Cardiovascular health risk posed by polycyclic aromatic hydrocarbon and ultrafine particles.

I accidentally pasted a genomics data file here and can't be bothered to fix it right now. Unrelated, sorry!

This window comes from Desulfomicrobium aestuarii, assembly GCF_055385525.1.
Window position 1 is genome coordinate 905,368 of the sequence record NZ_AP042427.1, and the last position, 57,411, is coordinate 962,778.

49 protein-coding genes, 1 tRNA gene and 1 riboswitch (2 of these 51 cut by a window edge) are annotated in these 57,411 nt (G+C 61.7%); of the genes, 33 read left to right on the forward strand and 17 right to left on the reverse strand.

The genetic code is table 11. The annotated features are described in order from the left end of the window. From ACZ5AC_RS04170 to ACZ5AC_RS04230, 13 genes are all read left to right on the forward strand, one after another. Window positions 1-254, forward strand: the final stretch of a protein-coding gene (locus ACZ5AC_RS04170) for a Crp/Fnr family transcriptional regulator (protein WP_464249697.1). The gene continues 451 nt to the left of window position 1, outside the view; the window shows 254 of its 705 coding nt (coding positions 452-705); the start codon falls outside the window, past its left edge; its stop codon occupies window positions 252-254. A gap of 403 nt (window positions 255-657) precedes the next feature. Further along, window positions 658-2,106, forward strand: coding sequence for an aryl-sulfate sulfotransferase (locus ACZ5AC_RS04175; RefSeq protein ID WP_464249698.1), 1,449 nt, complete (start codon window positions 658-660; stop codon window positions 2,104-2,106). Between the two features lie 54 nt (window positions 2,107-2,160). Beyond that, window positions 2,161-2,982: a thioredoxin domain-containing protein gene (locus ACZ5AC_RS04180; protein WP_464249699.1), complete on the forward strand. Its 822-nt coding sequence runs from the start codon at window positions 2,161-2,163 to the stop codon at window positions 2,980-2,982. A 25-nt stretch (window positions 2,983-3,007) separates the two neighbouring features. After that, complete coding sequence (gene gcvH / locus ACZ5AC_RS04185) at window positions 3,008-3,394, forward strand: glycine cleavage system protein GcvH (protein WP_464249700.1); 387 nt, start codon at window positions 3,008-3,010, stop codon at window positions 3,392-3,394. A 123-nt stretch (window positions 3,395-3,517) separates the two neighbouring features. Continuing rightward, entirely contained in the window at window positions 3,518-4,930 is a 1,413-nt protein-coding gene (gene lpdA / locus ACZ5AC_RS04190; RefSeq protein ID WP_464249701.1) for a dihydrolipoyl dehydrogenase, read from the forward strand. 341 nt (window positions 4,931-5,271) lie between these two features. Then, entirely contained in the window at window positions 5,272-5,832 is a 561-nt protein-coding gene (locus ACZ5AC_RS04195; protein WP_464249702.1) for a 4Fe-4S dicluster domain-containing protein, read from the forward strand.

There is increased cardiovascular disease incidence attributed to ambient air pollution. It is estimated that ischaemic heart disease and stroke account for 80% of ambient air pollutionrelated early deaths. The most deleterious are the ultrafine particles (UFPs) which have more prominent potential health threat, since they can act as carriers of other strong air pollutant such as polycyclic aromatic hydrocarbons (PAHs). UFPs are small in size, hence can easily penetrate and reach cardiovascular tissues and organs. To understand their mechanisms, studies on UFPs and PAHs induced cardiovascular diseases were reviewed. The studies showed that UFPs and PAHs initiate events in atherogenesis including oxidative stress, expression of cell adhesion molecules on the surface of the endothelium, inflammation, and endothelial dysfunction. Endothelial dysfunction is associated with cardiovascular diseases such as hypertension, coronary artery disease, chronic heart failure, and peripheral vascular disease. The current review provides useful information on deleterious effect of UFP and PAH exposure on cardiovascular system. Thus advancing knowledge on UFP and PAH toxicity underscores the importance of the cardiovascular effects of air pollutants.